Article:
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News Release 10-163

Study Adds Clue to How Last Ice Age Ended

New Zealand glaciers melted as European glaciers briefly expanded

Photo of melting glacier ice in New Zealand.

Geologists have found clues to past climate changes in New Zealand's melting glaciers.

September 8, 2010

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As the last ice age was ending, about 13,000 years ago, a final blast of cold hit Europe, and for a thousand years or more, it felt like the ice age had returned.

But oddly, despite bitter cold winters in the north, Antarctica was heating up.

For the two decades since ice core records revealed simultaneous warming and cooling at opposite ends of the planet during this time period, scientists have looked for an explanation.

Results of a new study published this week in the journal Nature bring them a step closer by establishing that New Zealand was also warming.

"New advances in the use of cosmogenic isotopes [used in this research] allow dating with hundreds of years' resolution, and correlation of key deposits such as the moraines in New Zealand," said Enriqueta Barrera, program director in the National Science Foundation's (NSF) Division of Earth Sciences, which funded the research.

"Further application of this technique will reveal the details of climate change in different regions since the last glaciations."

The finding indicates that the deep freeze up north, called the Younger Dryas for the white flower that grows near glaciers, bypassed much of the southern hemisphere.

"Glaciers in New Zealand receded dramatically at this time, suggesting that much of the southern hemisphere was warming with Antarctica," said lead author Michael Kaplan, a geochemist at Columbia University's Lamont-Doherty Earth Observatory.

"Knowing that the Younger Dryas cooling in the northern hemisphere was not a global event brings us closer to understanding how Earth finally came out of the ice age."

Ice core records show that warming of the southern hemisphere, starting 13,000 years ago, coincided with rising levels of the heat-trapping gas, carbon dioxide (CO2).

The study is the first to link this spike in CO2 to the impressive shrinking of glaciers in New Zealand.

The scientists estimate that glaciers lost more than half of their extent over a thousand years, and that their creep to higher elevations was a response to the local climate warming as much as 1 degree C.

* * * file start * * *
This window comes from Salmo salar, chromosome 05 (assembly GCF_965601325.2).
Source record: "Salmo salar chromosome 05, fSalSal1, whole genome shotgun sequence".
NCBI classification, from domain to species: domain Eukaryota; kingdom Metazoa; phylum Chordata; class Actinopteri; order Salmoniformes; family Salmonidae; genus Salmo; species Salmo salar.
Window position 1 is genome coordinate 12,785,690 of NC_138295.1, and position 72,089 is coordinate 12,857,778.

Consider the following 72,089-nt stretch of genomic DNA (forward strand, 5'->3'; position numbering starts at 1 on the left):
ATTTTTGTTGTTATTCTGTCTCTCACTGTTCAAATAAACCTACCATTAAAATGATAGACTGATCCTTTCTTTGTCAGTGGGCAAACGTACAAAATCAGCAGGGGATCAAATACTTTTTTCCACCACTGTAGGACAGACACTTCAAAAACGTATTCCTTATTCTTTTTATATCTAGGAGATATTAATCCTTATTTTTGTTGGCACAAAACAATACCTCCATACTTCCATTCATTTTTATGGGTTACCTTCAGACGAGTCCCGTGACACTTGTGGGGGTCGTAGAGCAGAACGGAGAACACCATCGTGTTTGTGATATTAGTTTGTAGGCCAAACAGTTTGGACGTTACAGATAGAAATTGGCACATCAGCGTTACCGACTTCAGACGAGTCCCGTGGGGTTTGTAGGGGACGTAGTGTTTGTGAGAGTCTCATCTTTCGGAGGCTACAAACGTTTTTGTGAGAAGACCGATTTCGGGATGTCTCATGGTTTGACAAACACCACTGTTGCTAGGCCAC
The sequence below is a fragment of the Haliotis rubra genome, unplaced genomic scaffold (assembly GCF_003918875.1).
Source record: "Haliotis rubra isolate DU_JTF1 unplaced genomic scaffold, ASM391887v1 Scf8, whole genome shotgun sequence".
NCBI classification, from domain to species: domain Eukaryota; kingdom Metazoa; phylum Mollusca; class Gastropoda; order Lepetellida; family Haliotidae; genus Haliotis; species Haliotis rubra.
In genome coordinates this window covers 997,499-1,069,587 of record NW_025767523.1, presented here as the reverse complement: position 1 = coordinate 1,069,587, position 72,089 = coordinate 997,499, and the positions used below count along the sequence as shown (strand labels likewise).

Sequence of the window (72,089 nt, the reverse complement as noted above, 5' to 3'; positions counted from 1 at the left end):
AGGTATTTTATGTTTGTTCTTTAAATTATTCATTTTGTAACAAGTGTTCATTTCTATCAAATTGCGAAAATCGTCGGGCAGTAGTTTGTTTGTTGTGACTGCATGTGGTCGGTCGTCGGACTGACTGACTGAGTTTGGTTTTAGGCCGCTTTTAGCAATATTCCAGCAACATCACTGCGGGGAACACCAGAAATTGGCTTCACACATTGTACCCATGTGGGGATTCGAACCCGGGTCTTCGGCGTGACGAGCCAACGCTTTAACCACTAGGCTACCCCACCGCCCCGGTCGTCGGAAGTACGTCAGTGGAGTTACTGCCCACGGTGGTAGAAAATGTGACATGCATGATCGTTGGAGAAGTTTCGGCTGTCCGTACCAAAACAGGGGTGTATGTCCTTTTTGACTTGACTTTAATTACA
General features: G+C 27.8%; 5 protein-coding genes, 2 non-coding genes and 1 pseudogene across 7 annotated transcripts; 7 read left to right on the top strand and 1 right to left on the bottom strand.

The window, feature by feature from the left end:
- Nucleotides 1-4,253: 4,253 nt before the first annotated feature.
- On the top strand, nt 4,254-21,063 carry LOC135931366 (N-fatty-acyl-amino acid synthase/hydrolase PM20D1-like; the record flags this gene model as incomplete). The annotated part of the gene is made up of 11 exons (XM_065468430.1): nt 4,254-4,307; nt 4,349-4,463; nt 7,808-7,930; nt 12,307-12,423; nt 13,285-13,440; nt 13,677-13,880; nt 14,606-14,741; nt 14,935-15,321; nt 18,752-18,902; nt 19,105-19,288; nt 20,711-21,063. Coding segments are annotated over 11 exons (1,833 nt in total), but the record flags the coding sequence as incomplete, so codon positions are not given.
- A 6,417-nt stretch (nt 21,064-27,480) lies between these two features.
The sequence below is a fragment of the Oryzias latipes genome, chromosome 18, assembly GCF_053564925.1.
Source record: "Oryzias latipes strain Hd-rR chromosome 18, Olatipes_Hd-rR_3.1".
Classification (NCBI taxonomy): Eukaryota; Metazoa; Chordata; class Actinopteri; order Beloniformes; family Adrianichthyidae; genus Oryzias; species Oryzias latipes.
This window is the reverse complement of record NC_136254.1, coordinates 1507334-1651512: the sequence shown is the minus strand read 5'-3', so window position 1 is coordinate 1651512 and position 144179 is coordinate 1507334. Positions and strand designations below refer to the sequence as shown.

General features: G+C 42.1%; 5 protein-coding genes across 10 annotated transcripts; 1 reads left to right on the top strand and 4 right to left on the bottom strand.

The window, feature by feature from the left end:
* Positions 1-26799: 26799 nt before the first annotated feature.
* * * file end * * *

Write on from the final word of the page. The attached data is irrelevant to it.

To reconstruct New Zealand's past climate, the scientists tracked one glacier's retreat on South Island's Irishman Basin.

When glaciers advance, they drag mounds of rock and dirt with them. When they retreat, cosmic rays bombard these newly exposed ridges of rock and dirt, called moraines.

By crushing this material and measuring the build-up of the cosmogenic isotope beryllium-10, scientists can pinpoint when the glacier receded.

The beryllium-10 method allowed the researchers to track the glacier's retreat upslope through time and indirectly calculate how much the climate warmed.

The overall trigger for the end of the last ice age came as Earth's orientation toward the sun shifted, about 20,000 years ago, melting the northern hemisphere's large ice sheets.

As fresh meltwater flooded the North Atlantic Ocean, the Gulf Stream weakened, driving the north back into the ice age.

During this time, temperatures in Greenland dropped by about 15 degrees C.

For years, scientists have tried to explain how the so-called Younger Dryas cooling fit with the simultaneous warming of Antarctica that eventually spread across the globe.

The Nature paper discusses the two dominant explanations without taking sides.

In one, the weakening of the Gulf Stream reconfigures the planet's wind belts, pushing warm air and seawater south, and pulling carbon dioxide from the deep ocean into the air, causing further warming.

In the other, the weakened Gulf Stream triggers a global change in ocean currents, allowing warm water to pool in the south, heating up the climate.

Bob Anderson, a geochemist at Lamont-Doherty who argues that winds played the dominant role, says the Nature paper adds another piece to the puzzle.

"This is one of the most pressing problems in paleoclimatology because it tells us about the fundamental processes linking climate changes in the northern and southern hemispheres," he said.

"Understanding how regional changes influence global climate will allow scientists to more accurately predict regional variations in rain and snowfall."

Other researchers involved in the study were: Joerg Schaefer and Roseanne Schwartz, also of Lamont-Doherty; George Denton and Aaron Putnam, University of Maine; David Barrell, GNS Science, New Zealand; Trevor Chinn, Alpine and Polar Processes Consultancy, New Zealand; Bjørn Anderson, University of Oslo; Robert Finkel, University of California, Berkeley; and Alice Doughty, University of Wellington.


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The U.S. National Science Foundation propels the nation forward by advancing fundamental research in all fields of science and engineering. NSF supports research and people by providing facilities, instruments and funding to support their ingenuity and sustain the U.S. as a global leader in research and innovation. With a fiscal year 2023 budget of $9.5 billion, NSF funds reach all 50 states through grants to nearly 2,000 colleges, universities and institutions. Each year, NSF receives more than 40,000 competitive proposals and makes about 11,000 new awards. Those awards include support for cooperative research with industry, Arctic and Antarctic research and operations, and U.S. participation in international scientific efforts.

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